“The gross evil of child sexual abuse by Catholic clergy would have gone unexposed had it not been for three principal agencies, all secular.” That’s the damning opening sentence of an article in The Tablet which raises so many complex issues of episcopal authority, ethical transparency and ecclesial accountability and that it’s worth reproducing in full:
As with the Roman Catholic Church, so it is with the Church of England.
There are a number of serving bishops who stand accused of turning a blind eye to chronic sexual abuse by other members of the clergy. There are allegations of collusion, manipulation and complicity in cover-up for reputational preservation, and even of cover-up of the cover-up. And the evidence is persuasive and damning. Why is a long-dead bishop like George Bell so readily thrown under a bus over one single, uncorroborated allegation, while living and serving bishops are shielded by a ‘one-year rule’ for a complaint to be made against them? What possible incentive do they have for consenting to dispense with that arbitrary rule when it would mean a discomfiting investigation into their failures and shortcomings? How may one hold diocesan bishops to account during their term of office when the relevant metropolitan bishop refuses to act?
The answer, of course, is that one cannot: they are kings in their dioceses, masters of their parishes, overseers of all boards and councils responsible for ministry and mission. They are immune from external investigation, shielded from the arrows of oversight, and guarded by the episcopal sword of sanctity. And this is apparently immutable, as a recent to the General Synod by the National Safeguarding Steering Group makes clear:
Whatever changes may be made in safeguarding operational structures now and in the future, the accountabilities and responsibilities of bishops, priests and Church officers will remain unchanged. No safeguarding structure, whether internal or external, can take over the core role in mission and ministry of bishops and priests. They need to continue to carry out these duties safely and ensure that others do so too (GS 2092, June 2018, para.71).
The Bishop of Chichester, Martin Warner, was asked by the BBC in October 2017: “If a bishop urged a member of the clergy who was in contact with a victim of abuse to stay quiet and not go to the police or the media, would you consider that to be cover-up?” The Bishop responded: “Yes I would – by today’s standards, in terms of our practice today, that would immediately be the trigger for disciplinary action.”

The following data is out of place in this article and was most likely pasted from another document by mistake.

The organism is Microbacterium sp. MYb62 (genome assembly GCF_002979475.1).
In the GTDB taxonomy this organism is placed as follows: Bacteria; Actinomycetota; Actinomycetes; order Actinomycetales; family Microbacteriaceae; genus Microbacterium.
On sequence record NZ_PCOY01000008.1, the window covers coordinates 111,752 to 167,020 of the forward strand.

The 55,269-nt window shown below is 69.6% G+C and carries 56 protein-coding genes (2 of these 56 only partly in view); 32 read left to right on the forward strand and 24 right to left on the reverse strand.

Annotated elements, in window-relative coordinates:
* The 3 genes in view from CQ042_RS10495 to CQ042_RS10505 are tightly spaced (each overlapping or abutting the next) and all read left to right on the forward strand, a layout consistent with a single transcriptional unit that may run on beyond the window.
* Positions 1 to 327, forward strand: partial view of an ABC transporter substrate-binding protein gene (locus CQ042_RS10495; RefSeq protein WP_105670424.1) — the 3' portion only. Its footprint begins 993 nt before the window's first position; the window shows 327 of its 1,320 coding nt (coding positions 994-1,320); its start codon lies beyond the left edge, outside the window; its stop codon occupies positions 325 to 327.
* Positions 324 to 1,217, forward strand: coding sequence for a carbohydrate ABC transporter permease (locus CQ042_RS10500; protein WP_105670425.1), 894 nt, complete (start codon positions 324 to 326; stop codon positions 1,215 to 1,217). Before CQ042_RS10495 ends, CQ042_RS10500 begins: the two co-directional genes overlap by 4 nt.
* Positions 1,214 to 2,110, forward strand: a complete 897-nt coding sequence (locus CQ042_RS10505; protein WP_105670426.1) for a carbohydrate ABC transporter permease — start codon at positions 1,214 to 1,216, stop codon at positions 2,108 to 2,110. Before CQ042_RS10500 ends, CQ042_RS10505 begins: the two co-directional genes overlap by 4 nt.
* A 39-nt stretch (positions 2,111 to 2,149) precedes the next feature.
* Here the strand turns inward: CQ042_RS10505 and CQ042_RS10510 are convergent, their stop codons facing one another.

Which raises the question of why yesterday’s standards – just 15 or 20 years ago – were so deficient. We are talking about the rape and abuse of children and the systematic cover-up of that abuse. When in two millennia of Church history was that ever acceptable? What manner of bishop is more concerned with institutional reputation than with justice for the vulnerable and oppressed? Do they feel more for the sadistic abuser than the raped child? Do they have more respect for clergy who gratify themselves with children than they have for their wounded victims?
One of the qualifications for being a bishop is having a good reputation in the world: ‘Moreover he must have a good report of them which are without; lest he fall into reproach and the snare of the devil‘ (1Tim 3:7). It is one thing to learn privately from past safeguarding failures; quite another to be trusted by outsiders with the care of their children. People within and without want to see a safeguarding structure to help guard bishops from disgrace and the possibility they might fall into the devil’s trap. If the Church can’t do that for itself, for its own living temples, then it should be humble enough to seek and accept the assistance, guidance and mandatory regulation of the State.